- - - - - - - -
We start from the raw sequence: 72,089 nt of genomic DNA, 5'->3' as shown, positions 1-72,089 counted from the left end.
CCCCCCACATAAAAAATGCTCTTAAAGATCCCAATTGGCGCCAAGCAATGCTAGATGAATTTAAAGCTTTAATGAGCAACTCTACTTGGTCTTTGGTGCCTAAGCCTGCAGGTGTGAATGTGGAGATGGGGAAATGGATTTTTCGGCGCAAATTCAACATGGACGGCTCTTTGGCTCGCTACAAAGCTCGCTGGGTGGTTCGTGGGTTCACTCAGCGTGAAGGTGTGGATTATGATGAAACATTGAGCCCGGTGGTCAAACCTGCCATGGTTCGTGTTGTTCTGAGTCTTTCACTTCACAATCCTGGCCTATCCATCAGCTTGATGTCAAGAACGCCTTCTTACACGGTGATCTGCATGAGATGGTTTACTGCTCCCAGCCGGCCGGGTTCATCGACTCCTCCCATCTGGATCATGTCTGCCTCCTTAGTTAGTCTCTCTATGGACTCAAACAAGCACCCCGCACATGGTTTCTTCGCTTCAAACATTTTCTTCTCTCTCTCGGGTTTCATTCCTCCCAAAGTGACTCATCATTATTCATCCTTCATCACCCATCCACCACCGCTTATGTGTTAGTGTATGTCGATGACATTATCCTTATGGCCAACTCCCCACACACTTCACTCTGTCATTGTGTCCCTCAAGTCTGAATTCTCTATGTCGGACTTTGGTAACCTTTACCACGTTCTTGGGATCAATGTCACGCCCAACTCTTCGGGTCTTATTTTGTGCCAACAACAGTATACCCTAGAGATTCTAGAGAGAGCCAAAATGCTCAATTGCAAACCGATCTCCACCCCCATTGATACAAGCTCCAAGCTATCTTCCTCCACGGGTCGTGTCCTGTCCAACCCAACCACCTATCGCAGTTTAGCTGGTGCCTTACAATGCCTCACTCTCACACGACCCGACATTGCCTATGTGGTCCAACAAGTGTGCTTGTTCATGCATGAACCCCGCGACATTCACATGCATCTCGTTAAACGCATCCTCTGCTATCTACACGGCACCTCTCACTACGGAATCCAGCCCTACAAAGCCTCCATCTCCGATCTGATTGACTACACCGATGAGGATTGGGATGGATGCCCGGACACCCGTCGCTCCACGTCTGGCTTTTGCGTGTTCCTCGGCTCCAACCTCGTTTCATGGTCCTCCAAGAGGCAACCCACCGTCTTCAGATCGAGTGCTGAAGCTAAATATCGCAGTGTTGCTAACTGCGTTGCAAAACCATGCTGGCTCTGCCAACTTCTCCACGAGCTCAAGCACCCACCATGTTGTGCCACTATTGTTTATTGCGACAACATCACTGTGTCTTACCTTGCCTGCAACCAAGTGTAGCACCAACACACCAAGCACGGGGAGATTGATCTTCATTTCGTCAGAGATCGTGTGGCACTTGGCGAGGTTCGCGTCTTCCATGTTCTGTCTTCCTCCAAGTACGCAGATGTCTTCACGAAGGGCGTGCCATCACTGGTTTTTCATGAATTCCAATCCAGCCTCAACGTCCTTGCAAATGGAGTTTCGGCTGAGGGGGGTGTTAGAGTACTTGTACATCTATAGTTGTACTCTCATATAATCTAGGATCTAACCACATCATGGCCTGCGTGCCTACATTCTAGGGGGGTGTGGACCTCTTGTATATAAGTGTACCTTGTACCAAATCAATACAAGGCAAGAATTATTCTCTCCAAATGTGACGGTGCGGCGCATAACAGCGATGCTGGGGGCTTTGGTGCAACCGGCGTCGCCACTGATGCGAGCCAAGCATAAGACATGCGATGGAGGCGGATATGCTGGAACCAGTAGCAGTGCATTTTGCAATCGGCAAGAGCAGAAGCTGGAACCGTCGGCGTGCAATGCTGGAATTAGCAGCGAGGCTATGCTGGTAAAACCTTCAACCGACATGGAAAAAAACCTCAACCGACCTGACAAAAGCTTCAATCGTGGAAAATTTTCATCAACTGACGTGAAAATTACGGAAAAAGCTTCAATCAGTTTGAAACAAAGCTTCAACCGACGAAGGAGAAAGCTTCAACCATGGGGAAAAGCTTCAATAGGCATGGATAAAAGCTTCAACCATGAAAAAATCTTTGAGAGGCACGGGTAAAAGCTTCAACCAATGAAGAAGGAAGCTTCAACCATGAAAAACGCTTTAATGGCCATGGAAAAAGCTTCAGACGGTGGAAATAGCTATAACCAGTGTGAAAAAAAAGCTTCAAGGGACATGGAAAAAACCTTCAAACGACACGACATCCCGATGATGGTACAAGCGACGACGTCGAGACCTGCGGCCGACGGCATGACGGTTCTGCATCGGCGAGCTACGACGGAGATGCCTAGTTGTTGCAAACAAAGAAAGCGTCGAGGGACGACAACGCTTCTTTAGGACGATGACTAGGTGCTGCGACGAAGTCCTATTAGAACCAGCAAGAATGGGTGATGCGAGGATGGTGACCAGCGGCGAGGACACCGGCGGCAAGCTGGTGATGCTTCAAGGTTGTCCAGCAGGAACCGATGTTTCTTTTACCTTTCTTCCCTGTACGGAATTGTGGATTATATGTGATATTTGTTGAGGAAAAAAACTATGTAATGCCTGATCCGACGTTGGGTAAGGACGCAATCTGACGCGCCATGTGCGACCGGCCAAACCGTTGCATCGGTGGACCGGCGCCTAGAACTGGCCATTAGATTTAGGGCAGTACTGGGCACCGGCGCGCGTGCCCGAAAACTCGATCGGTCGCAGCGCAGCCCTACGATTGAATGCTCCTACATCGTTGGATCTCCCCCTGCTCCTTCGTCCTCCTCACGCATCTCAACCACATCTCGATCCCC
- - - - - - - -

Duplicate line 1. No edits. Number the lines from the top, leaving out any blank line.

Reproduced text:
We start from the raw sequence: 72,089 nt of genomic DNA, 5'->3' as shown, positions 1-72,089 counted from the left end.